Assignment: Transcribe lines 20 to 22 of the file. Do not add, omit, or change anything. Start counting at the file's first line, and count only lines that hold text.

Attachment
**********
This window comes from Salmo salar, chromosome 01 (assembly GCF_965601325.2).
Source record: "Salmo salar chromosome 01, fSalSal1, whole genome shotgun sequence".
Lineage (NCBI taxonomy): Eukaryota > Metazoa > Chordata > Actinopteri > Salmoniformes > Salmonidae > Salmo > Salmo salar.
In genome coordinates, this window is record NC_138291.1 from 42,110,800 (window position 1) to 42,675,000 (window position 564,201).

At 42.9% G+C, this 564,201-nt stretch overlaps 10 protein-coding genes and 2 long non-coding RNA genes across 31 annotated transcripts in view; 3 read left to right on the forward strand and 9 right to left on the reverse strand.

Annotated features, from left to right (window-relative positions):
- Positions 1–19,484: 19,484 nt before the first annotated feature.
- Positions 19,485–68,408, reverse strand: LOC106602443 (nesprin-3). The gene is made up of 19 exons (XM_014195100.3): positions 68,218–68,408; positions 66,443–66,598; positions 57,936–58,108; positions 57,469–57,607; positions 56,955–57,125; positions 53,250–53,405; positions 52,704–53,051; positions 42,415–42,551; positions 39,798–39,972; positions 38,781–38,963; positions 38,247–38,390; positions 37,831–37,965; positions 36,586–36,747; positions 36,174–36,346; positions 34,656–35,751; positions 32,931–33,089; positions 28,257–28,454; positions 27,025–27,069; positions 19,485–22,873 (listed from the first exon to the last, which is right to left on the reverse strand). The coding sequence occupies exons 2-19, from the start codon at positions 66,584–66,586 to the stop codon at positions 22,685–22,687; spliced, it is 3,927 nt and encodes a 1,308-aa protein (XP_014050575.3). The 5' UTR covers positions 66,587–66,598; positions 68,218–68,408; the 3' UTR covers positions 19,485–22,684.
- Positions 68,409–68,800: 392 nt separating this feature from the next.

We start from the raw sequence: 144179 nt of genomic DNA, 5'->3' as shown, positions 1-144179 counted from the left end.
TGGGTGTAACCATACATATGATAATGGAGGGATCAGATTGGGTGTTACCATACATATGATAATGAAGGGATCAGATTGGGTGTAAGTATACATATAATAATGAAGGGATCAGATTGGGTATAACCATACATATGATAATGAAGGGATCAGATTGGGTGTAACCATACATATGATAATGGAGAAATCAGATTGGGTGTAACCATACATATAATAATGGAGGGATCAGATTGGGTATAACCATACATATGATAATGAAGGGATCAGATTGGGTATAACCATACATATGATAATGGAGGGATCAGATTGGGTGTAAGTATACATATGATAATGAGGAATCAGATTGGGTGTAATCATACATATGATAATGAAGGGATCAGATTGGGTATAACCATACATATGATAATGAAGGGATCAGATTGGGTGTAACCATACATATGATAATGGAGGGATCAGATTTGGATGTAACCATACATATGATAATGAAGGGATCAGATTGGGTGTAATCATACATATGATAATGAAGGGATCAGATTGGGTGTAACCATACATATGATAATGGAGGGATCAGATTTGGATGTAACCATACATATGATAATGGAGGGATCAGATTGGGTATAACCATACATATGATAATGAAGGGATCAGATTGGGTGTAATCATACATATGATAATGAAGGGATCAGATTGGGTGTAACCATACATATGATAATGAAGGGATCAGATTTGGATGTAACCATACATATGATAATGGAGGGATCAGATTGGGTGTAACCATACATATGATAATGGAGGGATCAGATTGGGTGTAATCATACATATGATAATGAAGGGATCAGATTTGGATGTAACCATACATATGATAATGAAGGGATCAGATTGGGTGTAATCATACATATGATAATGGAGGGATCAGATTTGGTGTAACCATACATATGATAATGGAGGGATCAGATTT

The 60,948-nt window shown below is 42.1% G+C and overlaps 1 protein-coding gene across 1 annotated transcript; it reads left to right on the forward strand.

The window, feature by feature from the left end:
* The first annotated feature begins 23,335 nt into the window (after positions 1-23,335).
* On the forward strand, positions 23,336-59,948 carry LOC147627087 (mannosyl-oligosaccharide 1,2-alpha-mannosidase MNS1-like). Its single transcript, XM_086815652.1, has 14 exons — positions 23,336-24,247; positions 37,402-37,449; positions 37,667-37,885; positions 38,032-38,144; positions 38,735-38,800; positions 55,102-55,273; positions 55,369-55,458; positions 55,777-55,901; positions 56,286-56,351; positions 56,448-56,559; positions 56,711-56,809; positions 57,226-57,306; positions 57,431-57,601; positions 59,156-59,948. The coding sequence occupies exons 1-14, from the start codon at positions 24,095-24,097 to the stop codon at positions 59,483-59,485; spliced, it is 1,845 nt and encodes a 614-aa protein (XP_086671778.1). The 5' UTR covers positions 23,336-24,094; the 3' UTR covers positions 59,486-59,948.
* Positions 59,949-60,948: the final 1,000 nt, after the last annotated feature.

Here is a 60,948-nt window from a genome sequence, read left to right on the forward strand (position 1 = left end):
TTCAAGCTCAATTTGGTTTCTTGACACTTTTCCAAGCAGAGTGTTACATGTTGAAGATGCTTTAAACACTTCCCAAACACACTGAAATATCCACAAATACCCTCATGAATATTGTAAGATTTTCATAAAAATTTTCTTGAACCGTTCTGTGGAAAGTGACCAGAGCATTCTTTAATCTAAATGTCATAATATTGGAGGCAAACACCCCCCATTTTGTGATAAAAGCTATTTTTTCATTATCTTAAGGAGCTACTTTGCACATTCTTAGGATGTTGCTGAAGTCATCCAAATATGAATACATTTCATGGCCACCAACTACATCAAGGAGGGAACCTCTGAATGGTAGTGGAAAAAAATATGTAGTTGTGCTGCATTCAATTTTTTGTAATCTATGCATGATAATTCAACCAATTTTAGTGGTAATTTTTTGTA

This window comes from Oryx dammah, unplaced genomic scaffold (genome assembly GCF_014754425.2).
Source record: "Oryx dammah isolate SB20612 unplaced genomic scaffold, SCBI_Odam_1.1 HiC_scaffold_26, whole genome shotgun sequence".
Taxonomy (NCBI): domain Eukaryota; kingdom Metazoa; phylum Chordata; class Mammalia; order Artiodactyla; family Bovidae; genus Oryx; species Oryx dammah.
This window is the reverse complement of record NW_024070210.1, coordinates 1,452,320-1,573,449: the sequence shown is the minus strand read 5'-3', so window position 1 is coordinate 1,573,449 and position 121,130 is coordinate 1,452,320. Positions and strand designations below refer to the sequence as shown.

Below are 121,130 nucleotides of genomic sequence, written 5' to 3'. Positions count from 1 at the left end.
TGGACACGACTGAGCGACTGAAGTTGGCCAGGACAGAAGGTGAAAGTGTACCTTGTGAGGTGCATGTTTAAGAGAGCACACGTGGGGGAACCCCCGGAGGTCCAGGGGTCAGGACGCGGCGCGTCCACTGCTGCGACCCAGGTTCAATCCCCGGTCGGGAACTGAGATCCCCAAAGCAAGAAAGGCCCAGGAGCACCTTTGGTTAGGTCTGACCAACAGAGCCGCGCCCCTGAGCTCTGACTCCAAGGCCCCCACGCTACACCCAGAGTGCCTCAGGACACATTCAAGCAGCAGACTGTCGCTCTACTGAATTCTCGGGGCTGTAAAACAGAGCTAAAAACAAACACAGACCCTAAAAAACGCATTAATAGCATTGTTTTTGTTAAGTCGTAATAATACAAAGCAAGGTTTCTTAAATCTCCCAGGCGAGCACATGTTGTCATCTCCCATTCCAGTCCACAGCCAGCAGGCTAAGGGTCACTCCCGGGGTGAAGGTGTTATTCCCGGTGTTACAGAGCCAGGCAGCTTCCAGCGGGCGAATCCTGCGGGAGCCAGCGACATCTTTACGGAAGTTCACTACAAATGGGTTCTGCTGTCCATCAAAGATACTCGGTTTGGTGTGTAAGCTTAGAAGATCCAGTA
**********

Source record: "Oryx dammah isolate SB20612 unplaced genomic scaffold, SCBI_Odam_1.1 HiC_scaffold_26, whole genome shotgun sequence".
Taxonomy (NCBI): domain Eukaryota; kingdom Metazoa; phylum Chordata; class Mammalia; order Artiodactyla; family Bovidae; genus Oryx; species Oryx dammah.
This window is the reverse complement of record NW_024070210.1, coordinates 1,452,320-1,573,449: the sequence shown is the minus strand read 5'-3', so window position 1 is coordinate 1,573,449 and position 121,130 is coordinate 1,452,320. Positions and strand designations below refer to the sequence as shown.